Marshall's PB conundrum: unintegrated but undoubtedly useful

Steve Marshall has stepped into the breach, again, but is selling resolutely unintegrated Parsons Brinckerhoff the answer to Balfour Beatty's present difficulties? Jackie Whitelaw looks back to try to see ahead.

Balfour Beatty

News last week that Balfour Beatty chief executive Andrew McNaughton had fallen on his sword after another £30M hole in the company profits was discovered, followed on from the revelation of a £50M gap last year. It was gutting for McNaughton, gutting for Balfour Beatty, its staff and shareholders and not the best day at the office for the company’s chairman Steve Marshall who has had to step in to fill the breach at the head of the business as executive chairman.

Marshall has been in this situation before, of course. The former group finance director of Railtrack took on the post of chief executive when Gerald Corbett resigned in 2000 after the Hatfield rail disaster and consequent fall out. He then announced his own resignation a year later when the company was put into railway administration by the government before being reincarnated as Network Rail.

PB has remained resolutely un-integrated ever since – try finding a reference to Balfour Beatty on its website in under three clicks.

After two years spent pursuing a passion for wildlife and in particular working with a chimpanzee sanctuary, he re-emerged in the corporate world as chairman of hotelier Queen’s Moat House five weeks after the company's shares had been suspended when it breached its banking covenants and failed to publish its full-year accounts.

He then led a strategic review while simultaneously seeking buyers for the entire business which was sold to Goldmann Sachs in 2004.

Marshall joined Balfour Beatty as a director in 2005, becoming chairman in 2008.

Now he is setting out on another strategic review of the company, which underwent a major reorganisation just two years ago in 2012. And while there is no question he is seeking buyers for the whole business, the company has announced that its consultancy arm – Parsons Brinckerhoff (PB) is up for sale, at the right price.

The PB business, which forms the group’s professional services arm, was bought in 2009 for £380M but the group has struggled to properly integrate the operation ever since.

“PB has grown and been successful in its own right, it hasn’t delivered any material competitive advantage for the group"

Nick Pollard, Balfour Beatty Construction Services chief executive

Even on the day of the announcement, Balfour Beatty and PB management were talking a different story. To Balfour’s the acquisition was “a key step in becoming a global integrated leader in infrastructure services”.

PB meanwhile was equally delighted with the deal because “Balfour Beatty has agreed that Parsons Brinckerhoff will retain its name and organisational structure and operate as an independent but wholly-owned subsidiary” as they said at the time.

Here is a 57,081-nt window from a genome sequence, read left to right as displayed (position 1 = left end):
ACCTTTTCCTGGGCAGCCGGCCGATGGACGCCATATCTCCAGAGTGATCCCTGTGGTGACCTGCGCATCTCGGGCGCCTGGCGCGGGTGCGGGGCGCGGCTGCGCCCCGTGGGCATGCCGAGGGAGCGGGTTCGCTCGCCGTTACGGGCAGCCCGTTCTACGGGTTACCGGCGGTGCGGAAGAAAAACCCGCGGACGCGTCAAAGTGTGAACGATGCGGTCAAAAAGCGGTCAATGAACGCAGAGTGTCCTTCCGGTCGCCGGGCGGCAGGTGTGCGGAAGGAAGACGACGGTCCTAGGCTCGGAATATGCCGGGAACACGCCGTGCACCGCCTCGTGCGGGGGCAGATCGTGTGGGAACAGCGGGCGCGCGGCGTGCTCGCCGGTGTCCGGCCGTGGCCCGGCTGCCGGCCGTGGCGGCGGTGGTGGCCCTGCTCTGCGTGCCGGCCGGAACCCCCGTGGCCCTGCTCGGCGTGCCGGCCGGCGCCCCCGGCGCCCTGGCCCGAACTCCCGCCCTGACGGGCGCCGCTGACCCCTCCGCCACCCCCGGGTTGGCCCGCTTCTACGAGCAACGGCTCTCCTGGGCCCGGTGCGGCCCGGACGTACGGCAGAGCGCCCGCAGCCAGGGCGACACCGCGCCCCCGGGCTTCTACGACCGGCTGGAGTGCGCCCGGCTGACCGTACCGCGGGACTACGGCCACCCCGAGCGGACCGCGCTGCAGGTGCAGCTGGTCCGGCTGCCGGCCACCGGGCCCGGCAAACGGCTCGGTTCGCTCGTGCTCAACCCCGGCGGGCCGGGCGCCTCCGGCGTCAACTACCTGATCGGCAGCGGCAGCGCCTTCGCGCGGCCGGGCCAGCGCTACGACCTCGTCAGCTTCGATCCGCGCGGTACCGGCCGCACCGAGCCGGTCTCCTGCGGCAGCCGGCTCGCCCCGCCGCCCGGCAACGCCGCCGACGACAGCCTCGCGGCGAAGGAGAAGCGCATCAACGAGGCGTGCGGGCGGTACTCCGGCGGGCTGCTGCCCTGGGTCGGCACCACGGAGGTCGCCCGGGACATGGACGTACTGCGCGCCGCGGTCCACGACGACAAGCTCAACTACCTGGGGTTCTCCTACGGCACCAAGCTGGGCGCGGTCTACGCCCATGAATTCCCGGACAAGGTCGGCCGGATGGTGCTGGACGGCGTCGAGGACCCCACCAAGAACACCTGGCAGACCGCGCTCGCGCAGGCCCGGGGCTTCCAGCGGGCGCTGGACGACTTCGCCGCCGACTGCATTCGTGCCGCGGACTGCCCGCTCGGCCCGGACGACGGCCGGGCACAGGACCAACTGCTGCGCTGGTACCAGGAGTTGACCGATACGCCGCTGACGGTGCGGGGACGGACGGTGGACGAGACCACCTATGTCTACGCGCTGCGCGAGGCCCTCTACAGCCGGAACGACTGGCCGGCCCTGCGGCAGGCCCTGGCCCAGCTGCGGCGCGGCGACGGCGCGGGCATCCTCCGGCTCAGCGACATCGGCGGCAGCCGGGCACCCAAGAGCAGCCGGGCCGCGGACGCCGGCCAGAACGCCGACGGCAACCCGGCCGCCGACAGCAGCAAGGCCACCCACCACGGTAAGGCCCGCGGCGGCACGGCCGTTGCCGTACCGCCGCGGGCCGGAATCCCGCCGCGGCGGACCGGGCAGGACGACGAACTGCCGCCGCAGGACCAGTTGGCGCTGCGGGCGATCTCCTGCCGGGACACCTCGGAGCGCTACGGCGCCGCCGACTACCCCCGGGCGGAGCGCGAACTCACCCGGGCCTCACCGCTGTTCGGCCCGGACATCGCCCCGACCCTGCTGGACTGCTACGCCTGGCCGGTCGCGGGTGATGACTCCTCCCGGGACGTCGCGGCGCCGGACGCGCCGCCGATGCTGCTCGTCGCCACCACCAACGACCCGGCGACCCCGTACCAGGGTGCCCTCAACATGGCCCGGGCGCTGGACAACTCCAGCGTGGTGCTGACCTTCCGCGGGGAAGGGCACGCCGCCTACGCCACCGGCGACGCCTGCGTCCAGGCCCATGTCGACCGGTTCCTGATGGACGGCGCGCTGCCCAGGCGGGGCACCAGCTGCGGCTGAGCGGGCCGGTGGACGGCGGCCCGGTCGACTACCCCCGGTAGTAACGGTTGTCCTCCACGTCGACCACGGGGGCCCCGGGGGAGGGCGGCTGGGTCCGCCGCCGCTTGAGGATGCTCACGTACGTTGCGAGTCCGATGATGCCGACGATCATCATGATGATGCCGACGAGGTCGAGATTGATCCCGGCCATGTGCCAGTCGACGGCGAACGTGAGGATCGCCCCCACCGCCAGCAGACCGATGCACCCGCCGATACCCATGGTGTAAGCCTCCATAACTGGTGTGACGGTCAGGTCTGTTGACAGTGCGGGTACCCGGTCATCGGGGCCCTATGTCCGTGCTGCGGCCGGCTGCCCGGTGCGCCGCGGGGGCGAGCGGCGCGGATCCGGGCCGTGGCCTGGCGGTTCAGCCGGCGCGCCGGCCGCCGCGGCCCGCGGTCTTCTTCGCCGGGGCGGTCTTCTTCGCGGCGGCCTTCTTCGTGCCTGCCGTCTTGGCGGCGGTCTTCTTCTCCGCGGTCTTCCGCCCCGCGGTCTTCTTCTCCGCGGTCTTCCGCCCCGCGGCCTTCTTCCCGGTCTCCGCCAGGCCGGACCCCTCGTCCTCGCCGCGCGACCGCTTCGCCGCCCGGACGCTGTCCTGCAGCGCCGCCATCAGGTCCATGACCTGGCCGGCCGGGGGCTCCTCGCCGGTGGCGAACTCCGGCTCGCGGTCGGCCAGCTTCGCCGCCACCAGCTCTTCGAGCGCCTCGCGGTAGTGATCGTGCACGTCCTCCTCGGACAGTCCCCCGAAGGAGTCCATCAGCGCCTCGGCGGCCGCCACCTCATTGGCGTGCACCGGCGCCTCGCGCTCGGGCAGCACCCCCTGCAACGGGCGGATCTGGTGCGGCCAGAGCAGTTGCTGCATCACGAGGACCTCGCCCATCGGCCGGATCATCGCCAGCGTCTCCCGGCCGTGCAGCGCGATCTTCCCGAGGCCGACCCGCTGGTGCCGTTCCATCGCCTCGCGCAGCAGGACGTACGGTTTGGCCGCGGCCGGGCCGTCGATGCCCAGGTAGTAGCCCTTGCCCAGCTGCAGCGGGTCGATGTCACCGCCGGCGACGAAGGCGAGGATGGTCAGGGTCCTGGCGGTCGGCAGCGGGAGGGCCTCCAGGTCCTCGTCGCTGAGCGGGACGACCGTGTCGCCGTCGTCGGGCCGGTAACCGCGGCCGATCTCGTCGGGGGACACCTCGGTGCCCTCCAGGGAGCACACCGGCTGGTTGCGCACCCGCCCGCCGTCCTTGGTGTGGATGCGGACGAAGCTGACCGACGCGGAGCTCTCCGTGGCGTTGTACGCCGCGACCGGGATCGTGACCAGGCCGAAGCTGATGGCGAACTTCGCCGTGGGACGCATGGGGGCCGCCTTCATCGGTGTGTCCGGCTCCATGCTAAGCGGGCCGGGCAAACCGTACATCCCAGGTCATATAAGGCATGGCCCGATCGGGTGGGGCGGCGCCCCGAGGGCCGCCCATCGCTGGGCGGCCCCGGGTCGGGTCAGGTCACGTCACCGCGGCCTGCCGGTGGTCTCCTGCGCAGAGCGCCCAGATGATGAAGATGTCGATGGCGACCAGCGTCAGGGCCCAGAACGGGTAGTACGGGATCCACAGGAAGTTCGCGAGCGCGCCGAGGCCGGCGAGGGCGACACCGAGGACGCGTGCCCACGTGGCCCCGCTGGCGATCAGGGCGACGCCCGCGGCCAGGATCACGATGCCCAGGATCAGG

In the five years since then it has been clear that while the design business has remained successful, the group has struggled to properly bring it into the Balfour Beatty fold.

It hired Andrew Wolstenholme fresh from his success at T5 to become managing director of Balfour Beatty Management and “manage the takeover and drive business opportunities that exist between the two companies.” A bit of a tall order there, because in the same sentence, announcing Wolstenholme’s role, then chief executive Ian Tyler said (in retrospect rather confusingly) “although the powerful Parsons Brinckerhoff brand would remain, it will continue to operate independently".

A year later, Wolstenholme had a new role, with the Star Wars style acronym of the DISC – director of innovation and strategic capability. And then he moved on, to London’s eternal gratitude, as chief executive of Crossrail which is currently breaking all records as a text book construction scheme.

PB has remained resolutely un-integrated ever since – try finding a reference to Balfour Beatty on its website in under three clicks. And Balfour Beatty’s use of its services has been somewhat limited. When asked why one, now ex, director, laughed and said “we can’t afford their rates”.

There is no question PB is a good business and adds to Balfour Beatty’s financial security. In 2013 it contributed 16% to revenue at £1.7bn but 28.9% of profit at £54M.

According to Balfour Beatty Construction Services chief executive Nick Pollard last week, although “PB has grown and been successful in its own right, it hasn’t delivered any material competitive advantage for the group".

“It is a fact that some customers prefer a different model to this one stop shop,” he added. “The group has quite correctly identified that PB has market value. But if the business does not attract significant value then we would not sell it – it is not like we need the cash.”

However it might just need the profit.



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